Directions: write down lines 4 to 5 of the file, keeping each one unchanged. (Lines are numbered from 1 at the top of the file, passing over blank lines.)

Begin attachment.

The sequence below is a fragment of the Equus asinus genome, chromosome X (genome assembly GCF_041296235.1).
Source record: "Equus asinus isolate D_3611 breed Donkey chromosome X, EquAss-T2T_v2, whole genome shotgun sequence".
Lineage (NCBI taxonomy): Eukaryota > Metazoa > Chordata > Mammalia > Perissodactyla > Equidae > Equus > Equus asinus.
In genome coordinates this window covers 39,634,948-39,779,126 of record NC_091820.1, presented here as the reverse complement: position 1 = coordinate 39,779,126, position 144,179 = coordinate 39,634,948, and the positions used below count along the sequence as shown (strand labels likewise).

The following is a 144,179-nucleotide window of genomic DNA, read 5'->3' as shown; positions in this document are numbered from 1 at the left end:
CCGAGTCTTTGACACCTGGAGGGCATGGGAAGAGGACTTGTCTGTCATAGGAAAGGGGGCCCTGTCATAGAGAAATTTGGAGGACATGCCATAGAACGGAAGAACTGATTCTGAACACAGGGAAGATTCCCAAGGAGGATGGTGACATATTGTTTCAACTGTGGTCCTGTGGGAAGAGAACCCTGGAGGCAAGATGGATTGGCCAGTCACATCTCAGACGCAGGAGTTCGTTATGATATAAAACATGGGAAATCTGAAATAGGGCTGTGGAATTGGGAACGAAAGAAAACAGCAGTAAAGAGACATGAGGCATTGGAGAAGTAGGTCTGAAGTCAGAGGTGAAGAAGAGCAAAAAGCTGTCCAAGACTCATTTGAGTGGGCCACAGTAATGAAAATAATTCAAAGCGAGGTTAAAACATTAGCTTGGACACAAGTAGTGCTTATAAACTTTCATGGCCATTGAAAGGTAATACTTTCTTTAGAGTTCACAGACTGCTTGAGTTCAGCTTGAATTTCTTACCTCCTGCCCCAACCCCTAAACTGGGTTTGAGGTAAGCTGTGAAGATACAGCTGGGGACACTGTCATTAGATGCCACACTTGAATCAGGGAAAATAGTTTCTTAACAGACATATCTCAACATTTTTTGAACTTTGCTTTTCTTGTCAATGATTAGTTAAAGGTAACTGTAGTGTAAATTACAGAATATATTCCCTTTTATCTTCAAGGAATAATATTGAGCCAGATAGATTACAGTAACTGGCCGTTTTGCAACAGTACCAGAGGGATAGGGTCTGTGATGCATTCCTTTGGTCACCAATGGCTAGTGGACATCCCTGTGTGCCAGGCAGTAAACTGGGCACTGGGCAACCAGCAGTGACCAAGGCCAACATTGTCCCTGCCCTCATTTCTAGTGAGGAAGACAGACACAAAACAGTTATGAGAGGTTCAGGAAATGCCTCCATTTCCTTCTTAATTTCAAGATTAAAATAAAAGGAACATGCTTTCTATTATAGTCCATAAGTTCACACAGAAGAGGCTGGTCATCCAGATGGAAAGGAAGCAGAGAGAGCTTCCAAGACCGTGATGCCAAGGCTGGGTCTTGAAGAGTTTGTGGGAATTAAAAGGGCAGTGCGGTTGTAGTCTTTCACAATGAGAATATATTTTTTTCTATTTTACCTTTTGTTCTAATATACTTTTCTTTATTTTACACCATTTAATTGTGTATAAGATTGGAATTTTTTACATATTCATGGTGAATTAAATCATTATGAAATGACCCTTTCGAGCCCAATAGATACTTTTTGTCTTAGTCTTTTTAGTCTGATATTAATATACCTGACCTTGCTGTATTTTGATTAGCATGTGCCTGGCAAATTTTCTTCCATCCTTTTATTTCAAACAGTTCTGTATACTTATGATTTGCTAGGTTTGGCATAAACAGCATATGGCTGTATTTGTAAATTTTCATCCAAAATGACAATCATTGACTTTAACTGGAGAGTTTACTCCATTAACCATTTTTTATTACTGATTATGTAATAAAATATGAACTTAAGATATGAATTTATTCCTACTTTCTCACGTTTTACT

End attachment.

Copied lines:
In genome coordinates this window covers 39,634,948-39,779,126 of record NC_091820.1, presented here as the reverse complement: position 1 = coordinate 39,779,126, position 144,179 = coordinate 39,634,948, and the positions used below count along the sequence as shown (strand labels likewise).

The following is a 144,179-nucleotide window of genomic DNA, read 5'->3' as shown; positions in this document are numbered from 1 at the left end: